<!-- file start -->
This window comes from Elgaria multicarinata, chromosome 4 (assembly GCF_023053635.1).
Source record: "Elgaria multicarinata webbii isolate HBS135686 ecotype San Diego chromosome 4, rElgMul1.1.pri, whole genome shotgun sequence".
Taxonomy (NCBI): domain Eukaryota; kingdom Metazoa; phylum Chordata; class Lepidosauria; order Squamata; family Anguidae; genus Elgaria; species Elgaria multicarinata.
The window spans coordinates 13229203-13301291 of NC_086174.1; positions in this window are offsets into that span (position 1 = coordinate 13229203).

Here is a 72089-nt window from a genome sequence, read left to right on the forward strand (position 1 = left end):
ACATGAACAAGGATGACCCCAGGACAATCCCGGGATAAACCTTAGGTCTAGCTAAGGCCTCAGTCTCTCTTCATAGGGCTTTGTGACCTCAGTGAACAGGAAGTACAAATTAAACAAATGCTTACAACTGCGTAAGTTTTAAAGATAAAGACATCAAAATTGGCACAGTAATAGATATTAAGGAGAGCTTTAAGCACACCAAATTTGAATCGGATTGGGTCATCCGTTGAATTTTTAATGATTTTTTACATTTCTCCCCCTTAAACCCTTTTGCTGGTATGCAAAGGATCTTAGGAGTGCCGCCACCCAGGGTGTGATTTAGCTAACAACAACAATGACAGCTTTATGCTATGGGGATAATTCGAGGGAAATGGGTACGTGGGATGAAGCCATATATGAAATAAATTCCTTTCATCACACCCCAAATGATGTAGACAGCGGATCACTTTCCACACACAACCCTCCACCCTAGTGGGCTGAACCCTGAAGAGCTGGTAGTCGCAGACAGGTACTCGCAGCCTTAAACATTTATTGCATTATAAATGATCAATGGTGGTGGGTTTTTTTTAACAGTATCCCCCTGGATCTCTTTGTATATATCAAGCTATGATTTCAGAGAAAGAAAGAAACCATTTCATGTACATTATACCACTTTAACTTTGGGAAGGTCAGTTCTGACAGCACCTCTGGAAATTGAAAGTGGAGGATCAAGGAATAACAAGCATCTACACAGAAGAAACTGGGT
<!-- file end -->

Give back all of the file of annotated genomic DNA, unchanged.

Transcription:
This window comes from Elgaria multicarinata, chromosome 4 (assembly GCF_023053635.1).
Source record: "Elgaria multicarinata webbii isolate HBS135686 ecotype San Diego chromosome 4, rElgMul1.1.pri, whole genome shotgun sequence".
Taxonomy (NCBI): domain Eukaryota; kingdom Metazoa; phylum Chordata; class Lepidosauria; order Squamata; family Anguidae; genus Elgaria; species Elgaria multicarinata.
The window spans coordinates 13229203-13301291 of NC_086174.1; positions in this window are offsets into that span (position 1 = coordinate 13229203).

Here is a 72089-nt window from a genome sequence, read left to right on the forward strand (position 1 = left end):
ACATGAACAAGGATGACCCCAGGACAATCCCGGGATAAACCTTAGGTCTAGCTAAGGCCTCAGTCTCTCTTCATAGGGCTTTGTGACCTCAGTGAACAGGAAGTACAAATTAAACAAATGCTTACAACTGCGTAAGTTTTAAAGATAAAGACATCAAAATTGGCACAGTAATAGATATTAAGGAGAGCTTTAAGCACACCAAATTTGAATCGGATTGGGTCATCCGTTGAATTTTTAATGATTTTTTACATTTCTCCCCCTTAAACCCTTTTGCTGGTATGCAAAGGATCTTAGGAGTGCCGCCACCCAGGGTGTGATTTAGCTAACAACAACAATGACAGCTTTATGCTATGGGGATAATTCGAGGGAAATGGGTACGTGGGATGAAGCCATATATGAAATAAATTCCTTTCATCACACCCCAAATGATGTAGACAGCGGATCACTTTCCACACACAACCCTCCACCCTAGTGGGCTGAACCCTGAAGAGCTGGTAGTCGCAGACAGGTACTCGCAGCCTTAAACATTTATTGCATTATAAATGATCAATGGTGGTGGGTTTTTTTTAACAGTATCCCCCTGGATCTCTTTGTATATATCAAGCTATGATTTCAGAGAAAGAAAGAAACCATTTCATGTACATTATACCACTTTAACTTTGGGAAGGTCAGTTCTGACAGCACCTCTGGAAATTGAAAGTGGAGGATCAAGGAATAACAAGCATCTACACAGAAGAAACTGGGT